Last month, Rep. Alexandria Ocasio-Cortez and Sen. Ed Markey introduced a Green New Deal resolution, outlining a bold effort to decarbonize the US economy and forestall the worst effects of climate change. Ever since, it has been the talk of the town in Washington, drawing praise and criticism from all quarters.But most critics completely misunderstood the resolution. It is not a policy document. It is a set of goals and principles meant to guide the development of policy.The work of fleshing out the policy details is largely in the hands of Rhiana Gunn-Wright, working out of a think tank called New Consensus. Gunn-Wright is busy consulting a broad slate of experts, with the goal of assembling a policy framework that will be ready to go when/if Democrats take power in 2021.Vox staff writer David Roberts sat down with Gunn-Wright to chat about how she’s approaching this monumental task, why the Green New Deal includes social and economic goals (like full employment) alongside environmental goals, and what she makes of the criticism that the plan is “unrealistic.”Book recommendations:The Entrepreneurial State: Debunking Public vs. Private Sector Myths by Mariana Mazzucato Fear Itself: The New Deal and the Origins of Our Time by Ira KatznelsonWe are conducting an audience survey to better serve you. It takes no more than five minutes, and it really helps out the show. Please take our survey here: https://www.surveymonkey.com/r/3X6WMNF
Matthew Continetti, editor-in-chief of the Washington Free Beacon, sits down with Vox senior politics reporter Jane Coaston to discuss intellectual conservatism, the legacy of William F. Buckley and Ronald Reagan, neoconservatism, and the role Donald Trump is playing in both the GOP and conservatism more broadly.Book recommendations:Crisis of the House Dividedby Harry V. JaffaNixon's White House Wars by Patrick J. BuchananWe are conducting an audience survey to better serve you. It takes no more than five minutes, and it really helps out the show. Please take our survey here: https://www.surveymonkey.com/r/3X6WMNF
I’m Vox’s interviews writer, Sean Illing. Lately, I’ve been interested in the following question: Is the decline of institutionalized Christianity making our politics worse? The answer may be yes, but I’m not convinced it’s for the reasons many people suppose.Ross Douthat is a conservative columnist for the New York Times who has been one of the more thoughtful writers on this topic. Douthat believes that Christianity’s collapse has not only helped destroy civic bonds in America, it’s also amplified our tribalism problem. As more and more Americans lose any connection to a shared religious or moral worldview, he argues, they’re increasingly drawn to transgressive movements like the alt-right or to the vulgar politics of Donald Trump.My sense is that Douthat’s view of Christianity is somewhat nostalgic and overlooks the racial hierarchy that undergirded previous eras of American politics. But I’m open to his point of view, and admit I might be mistaken. In this conversation, we discuss the forces behind the decline of Christianity, how it’s fueling tribal politics, and why he thinks the left should really be worried about the post-Christian right.Book recommendations:Religion: If There Is No God-- : On God, the Devil, Sin, and Other Worries of the So-Called Philosophy of Religionby Leszek KolakowskiBlack Lamb and Grey Falcon by Rebecca WestThe Great Divorce by C. S. Lewis We are conducting an audience survey to better serve you. It takes no more than five minutes, and it really helps out the show. Please take our survey here: https://www.surveymonkey.com/r/3X6WMNF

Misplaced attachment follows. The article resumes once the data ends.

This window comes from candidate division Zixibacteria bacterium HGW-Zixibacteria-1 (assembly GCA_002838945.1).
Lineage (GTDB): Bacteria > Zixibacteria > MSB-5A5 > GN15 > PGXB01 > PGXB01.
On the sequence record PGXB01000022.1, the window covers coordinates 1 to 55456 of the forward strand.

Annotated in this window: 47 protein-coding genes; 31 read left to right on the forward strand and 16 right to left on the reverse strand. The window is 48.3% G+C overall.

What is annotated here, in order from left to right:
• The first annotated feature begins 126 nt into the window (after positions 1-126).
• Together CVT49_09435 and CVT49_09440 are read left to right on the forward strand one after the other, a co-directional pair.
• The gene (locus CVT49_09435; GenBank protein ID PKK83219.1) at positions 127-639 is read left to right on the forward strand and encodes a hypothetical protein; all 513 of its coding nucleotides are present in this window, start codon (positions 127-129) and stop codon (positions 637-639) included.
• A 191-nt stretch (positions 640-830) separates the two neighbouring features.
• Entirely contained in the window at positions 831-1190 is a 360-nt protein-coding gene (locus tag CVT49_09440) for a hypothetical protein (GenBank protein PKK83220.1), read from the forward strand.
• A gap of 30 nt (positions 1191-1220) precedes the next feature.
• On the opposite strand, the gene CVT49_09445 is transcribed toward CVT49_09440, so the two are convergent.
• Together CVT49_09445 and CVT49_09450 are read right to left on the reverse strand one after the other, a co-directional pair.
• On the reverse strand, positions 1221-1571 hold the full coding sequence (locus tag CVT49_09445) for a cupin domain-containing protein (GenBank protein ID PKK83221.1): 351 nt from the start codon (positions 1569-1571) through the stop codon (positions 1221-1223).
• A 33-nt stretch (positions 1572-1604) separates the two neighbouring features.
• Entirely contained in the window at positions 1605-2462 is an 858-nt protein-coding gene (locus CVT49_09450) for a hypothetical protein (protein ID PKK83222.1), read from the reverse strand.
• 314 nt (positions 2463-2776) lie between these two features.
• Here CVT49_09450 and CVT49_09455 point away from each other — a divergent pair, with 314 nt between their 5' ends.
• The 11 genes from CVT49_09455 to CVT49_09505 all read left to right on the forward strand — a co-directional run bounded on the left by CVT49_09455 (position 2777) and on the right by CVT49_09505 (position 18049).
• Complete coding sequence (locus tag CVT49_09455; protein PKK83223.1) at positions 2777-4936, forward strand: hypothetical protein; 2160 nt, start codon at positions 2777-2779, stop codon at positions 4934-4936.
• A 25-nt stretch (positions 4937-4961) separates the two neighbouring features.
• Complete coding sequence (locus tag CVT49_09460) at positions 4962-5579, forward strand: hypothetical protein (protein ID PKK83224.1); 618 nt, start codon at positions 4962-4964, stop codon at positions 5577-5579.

Vox senior politics reporter, Jane Coaston speaks to Washington Gov. Jay Inslee at South by Southwest about climate change, his 2020 candidacy, why it's time to eliminate the filibuster, and the Green New Deal.We are conducting an audience survey to better serve you. It takes no more than five minutes, and it really helps out the show. Please take our survey here: https://www.surveymonkey.com/r/3X6WMNF
For this episode of The Ezra Klein Show, we're digging into the archives to share another of our favorites with you!*At least in politics, this is an era of awful arguments. Arguments made in bad faith. Arguments in which no one, on either side, is willing to change their mind. Arguments where the points being made do not describe or influence the positions being held. Arguments that leave everyone dumber, angrier, sadder. Which is why I wanted to talk to Julia Galef this week. Julia is the host of the Rationally Speaking podcast, a co-founder of the Center for Applied Rationality, and the creator of the Update Project, which maps out arguments to make it easier for people to disagree clearly and productively. Her work focuses on how we think and argue, as well as the cognitive biases and traps that keep us from hearing what we're really saying, hearing what others are really saying, and preferring answers that make us feel good to answers that are true. I first met her at a Vox Conversation conference, where she ran a session helping people learn to change their minds, and it's struck me since then that more of us could probably use that training. In this episode, Julia and I talk about what she's learned about thinking more clearly and arguing better, as well as my concerns that the traditional paths toward a better discourse open up new traps of their own. (As you'll hear, I find it very easy to get lost in all the ways debate and cognition can go awry.) We talk about signaling, about motivated reasoning, about probabilistic debating, about which identities help us find truth, and about how to make online arguments less terrible. Enjoy!Recommended books: Language, Truth, and Logic by A.J. Ayer Seeing Like a State by James Scott The Robot's Rebellion by Keith Stanovich We are conducting an audience survey to better serve you. It takes no more than five minutes, and it really helps out the show. Please take our survey here: https://www.surveymonkey.com/r/3X6WMNF